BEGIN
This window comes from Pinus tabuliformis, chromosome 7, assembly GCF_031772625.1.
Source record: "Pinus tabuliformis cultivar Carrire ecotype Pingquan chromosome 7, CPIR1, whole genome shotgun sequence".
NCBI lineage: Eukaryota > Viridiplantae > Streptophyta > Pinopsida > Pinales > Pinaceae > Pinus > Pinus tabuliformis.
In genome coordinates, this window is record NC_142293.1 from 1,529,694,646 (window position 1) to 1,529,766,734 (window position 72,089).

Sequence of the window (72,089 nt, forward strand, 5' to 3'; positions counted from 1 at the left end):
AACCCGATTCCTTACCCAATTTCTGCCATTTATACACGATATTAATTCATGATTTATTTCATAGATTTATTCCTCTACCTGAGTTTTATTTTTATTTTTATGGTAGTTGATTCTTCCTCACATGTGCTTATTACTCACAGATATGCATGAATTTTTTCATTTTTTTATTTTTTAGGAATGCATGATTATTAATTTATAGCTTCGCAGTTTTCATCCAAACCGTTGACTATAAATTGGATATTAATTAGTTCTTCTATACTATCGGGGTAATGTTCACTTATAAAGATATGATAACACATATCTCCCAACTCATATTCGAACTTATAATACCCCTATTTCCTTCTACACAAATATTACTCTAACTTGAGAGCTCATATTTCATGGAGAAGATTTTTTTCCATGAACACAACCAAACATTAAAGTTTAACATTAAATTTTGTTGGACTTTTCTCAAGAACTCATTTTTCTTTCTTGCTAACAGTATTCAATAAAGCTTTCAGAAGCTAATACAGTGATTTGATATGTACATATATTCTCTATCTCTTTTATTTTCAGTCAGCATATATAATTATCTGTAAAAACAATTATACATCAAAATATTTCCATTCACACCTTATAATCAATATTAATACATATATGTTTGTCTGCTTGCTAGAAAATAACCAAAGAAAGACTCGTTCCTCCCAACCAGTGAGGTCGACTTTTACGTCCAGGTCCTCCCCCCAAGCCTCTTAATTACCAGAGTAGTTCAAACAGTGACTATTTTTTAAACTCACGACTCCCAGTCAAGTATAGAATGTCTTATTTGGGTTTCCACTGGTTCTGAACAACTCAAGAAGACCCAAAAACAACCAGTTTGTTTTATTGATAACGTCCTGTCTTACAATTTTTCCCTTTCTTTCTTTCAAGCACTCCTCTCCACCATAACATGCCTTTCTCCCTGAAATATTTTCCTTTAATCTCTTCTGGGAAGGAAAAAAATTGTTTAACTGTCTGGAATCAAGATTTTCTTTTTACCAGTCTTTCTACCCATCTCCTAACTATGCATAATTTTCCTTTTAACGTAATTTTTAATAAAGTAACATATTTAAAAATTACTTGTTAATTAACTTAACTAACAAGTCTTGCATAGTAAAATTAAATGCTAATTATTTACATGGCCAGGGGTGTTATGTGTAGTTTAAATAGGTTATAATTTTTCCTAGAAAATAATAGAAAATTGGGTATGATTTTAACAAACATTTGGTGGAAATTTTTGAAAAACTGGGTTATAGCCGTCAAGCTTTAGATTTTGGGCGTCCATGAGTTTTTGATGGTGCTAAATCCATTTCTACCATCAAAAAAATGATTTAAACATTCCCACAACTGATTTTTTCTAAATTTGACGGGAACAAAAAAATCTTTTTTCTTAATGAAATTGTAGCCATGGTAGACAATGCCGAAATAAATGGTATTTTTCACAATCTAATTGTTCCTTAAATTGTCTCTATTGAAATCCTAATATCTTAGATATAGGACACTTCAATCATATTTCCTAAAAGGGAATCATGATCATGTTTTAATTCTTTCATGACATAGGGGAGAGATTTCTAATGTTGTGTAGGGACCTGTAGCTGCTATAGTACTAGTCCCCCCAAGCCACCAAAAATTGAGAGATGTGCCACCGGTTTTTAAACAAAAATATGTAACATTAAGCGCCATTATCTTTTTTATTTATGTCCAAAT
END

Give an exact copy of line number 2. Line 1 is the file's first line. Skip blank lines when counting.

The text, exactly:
Source record: "Pinus tabuliformis cultivar Carrire ecotype Pingquan chromosome 7, CPIR1, whole genome shotgun sequence".